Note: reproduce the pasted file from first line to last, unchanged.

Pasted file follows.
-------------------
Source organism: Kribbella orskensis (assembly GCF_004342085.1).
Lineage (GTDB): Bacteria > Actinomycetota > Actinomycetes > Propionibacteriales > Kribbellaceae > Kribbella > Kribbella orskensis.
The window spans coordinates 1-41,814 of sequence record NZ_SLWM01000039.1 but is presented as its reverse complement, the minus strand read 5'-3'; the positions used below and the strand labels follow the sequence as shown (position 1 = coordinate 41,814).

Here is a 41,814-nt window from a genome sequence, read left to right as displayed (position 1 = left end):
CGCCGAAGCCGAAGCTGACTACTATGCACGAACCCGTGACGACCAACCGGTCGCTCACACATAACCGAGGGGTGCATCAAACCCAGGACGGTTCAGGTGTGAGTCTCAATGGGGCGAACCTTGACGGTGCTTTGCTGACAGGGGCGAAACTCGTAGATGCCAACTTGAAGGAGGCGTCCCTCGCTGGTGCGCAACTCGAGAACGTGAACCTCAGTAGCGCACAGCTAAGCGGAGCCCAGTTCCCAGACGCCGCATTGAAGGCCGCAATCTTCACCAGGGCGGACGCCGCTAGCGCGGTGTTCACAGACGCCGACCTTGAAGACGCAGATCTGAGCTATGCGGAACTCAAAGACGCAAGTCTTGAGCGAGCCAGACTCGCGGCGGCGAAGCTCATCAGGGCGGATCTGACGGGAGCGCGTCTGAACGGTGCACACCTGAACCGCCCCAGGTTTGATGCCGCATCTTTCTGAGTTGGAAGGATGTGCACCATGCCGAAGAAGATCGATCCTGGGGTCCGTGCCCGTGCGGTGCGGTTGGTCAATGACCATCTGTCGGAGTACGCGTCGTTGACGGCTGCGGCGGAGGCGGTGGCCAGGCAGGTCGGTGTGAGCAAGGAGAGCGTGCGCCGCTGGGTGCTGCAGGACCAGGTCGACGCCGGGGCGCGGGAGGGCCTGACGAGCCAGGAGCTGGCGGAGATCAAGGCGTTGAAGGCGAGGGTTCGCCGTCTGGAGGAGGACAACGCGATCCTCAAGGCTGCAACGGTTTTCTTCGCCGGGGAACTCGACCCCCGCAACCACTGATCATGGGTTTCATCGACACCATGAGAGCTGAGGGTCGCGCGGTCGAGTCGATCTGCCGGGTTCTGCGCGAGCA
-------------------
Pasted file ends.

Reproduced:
Source organism: Kribbella orskensis (assembly GCF_004342085.1).
Lineage (GTDB): Bacteria > Actinomycetota > Actinomycetes > Propionibacteriales > Kribbellaceae > Kribbella > Kribbella orskensis.
The window spans coordinates 1-41,814 of sequence record NZ_SLWM01000039.1 but is presented as its reverse complement, the minus strand read 5'-3'; the positions used below and the strand labels follow the sequence as shown (position 1 = coordinate 41,814).

Here is a 41,814-nt window from a genome sequence, read left to right as displayed (position 1 = left end):
CGCCGAAGCCGAAGCTGACTACTATGCACGAACCCGTGACGACCAACCGGTCGCTCACACATAACCGAGGGGTGCATCAAACCCAGGACGGTTCAGGTGTGAGTCTCAATGGGGCGAACCTTGACGGTGCTTTGCTGACAGGGGCGAAACTCGTAGATGCCAACTTGAAGGAGGCGTCCCTCGCTGGTGCGCAACTCGAGAACGTGAACCTCAGTAGCGCACAGCTAAGCGGAGCCCAGTTCCCAGACGCCGCATTGAAGGCCGCAATCTTCACCAGGGCGGACGCCGCTAGCGCGGTGTTCACAGACGCCGACCTTGAAGACGCAGATCTGAGCTATGCGGAACTCAAAGACGCAAGTCTTGAGCGAGCCAGACTCGCGGCGGCGAAGCTCATCAGGGCGGATCTGACGGGAGCGCGTCTGAACGGTGCACACCTGAACCGCCCCAGGTTTGATGCCGCATCTTTCTGAGTTGGAAGGATGTGCACCATGCCGAAGAAGATCGATCCTGGGGTCCGTGCCCGTGCGGTGCGGTTGGTCAATGACCATCTGTCGGAGTACGCGTCGTTGACGGCTGCGGCGGAGGCGGTGGCCAGGCAGGTCGGTGTGAGCAAGGAGAGCGTGCGCCGCTGGGTGCTGCAGGACCAGGTCGACGCCGGGGCGCGGGAGGGCCTGACGAGCCAGGAGCTGGCGGAGATCAAGGCGTTGAAGGCGAGGGTTCGCCGTCTGGAGGAGGACAACGCGATCCTCAAGGCTGCAACGGTTTTCTTCGCCGGGGAACTCGACCCCCGCAACCACTGATCATGGGTTTCATCGACACCATGAGAGCTGAGGGTCGCGCGGTCGAGTCGATCTGCCGGGTTCTGCGCGAGCA